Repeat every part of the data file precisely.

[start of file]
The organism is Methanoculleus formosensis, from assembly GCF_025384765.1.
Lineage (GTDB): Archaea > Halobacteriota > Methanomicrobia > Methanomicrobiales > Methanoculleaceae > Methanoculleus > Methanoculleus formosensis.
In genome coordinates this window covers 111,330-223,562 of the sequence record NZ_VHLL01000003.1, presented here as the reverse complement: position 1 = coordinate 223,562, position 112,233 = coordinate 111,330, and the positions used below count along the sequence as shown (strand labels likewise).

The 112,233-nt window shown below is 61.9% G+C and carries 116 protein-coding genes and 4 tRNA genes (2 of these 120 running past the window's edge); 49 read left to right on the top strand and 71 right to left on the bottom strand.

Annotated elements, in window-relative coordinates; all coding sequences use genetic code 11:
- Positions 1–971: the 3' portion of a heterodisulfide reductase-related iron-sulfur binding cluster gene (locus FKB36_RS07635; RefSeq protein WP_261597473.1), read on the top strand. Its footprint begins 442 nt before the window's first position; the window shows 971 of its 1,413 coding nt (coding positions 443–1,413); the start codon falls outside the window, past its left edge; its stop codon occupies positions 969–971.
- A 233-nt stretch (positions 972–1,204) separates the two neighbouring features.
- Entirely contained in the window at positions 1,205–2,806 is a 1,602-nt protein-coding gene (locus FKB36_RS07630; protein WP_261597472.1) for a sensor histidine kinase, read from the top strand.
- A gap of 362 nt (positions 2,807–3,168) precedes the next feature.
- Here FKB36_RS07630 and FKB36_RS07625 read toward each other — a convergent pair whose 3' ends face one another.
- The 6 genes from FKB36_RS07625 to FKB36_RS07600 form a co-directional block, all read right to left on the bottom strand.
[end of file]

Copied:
The organism is Methanoculleus formosensis, from assembly GCF_025384765.1.
Lineage (GTDB): Archaea > Halobacteriota > Methanomicrobia > Methanomicrobiales > Methanoculleaceae > Methanoculleus > Methanoculleus formosensis.
In genome coordinates this window covers 111,330-223,562 of the sequence record NZ_VHLL01000003.1, presented here as the reverse complement: position 1 = coordinate 223,562, position 112,233 = coordinate 111,330, and the positions used below count along the sequence as shown (strand labels likewise).

The 112,233-nt window shown below is 61.9% G+C and carries 116 protein-coding genes and 4 tRNA genes (2 of these 120 running past the window's edge); 49 read left to right on the top strand and 71 right to left on the bottom strand.

Annotated elements, in window-relative coordinates; all coding sequences use genetic code 11:
- Positions 1–971: the 3' portion of a heterodisulfide reductase-related iron-sulfur binding cluster gene (locus FKB36_RS07635; RefSeq protein WP_261597473.1), read on the top strand. Its footprint begins 442 nt before the window's first position; the window shows 971 of its 1,413 coding nt (coding positions 443–1,413); the start codon falls outside the window, past its left edge; its stop codon occupies positions 969–971.
- A 233-nt stretch (positions 972–1,204) separates the two neighbouring features.
- Entirely contained in the window at positions 1,205–2,806 is a 1,602-nt protein-coding gene (locus FKB36_RS07630; protein WP_261597472.1) for a sensor histidine kinase, read from the top strand.
- A gap of 362 nt (positions 2,807–3,168) precedes the next feature.
- Here FKB36_RS07630 and FKB36_RS07625 read toward each other — a convergent pair whose 3' ends face one another.
- The 6 genes from FKB36_RS07625 to FKB36_RS07600 form a co-directional block, all read right to left on the bottom strand.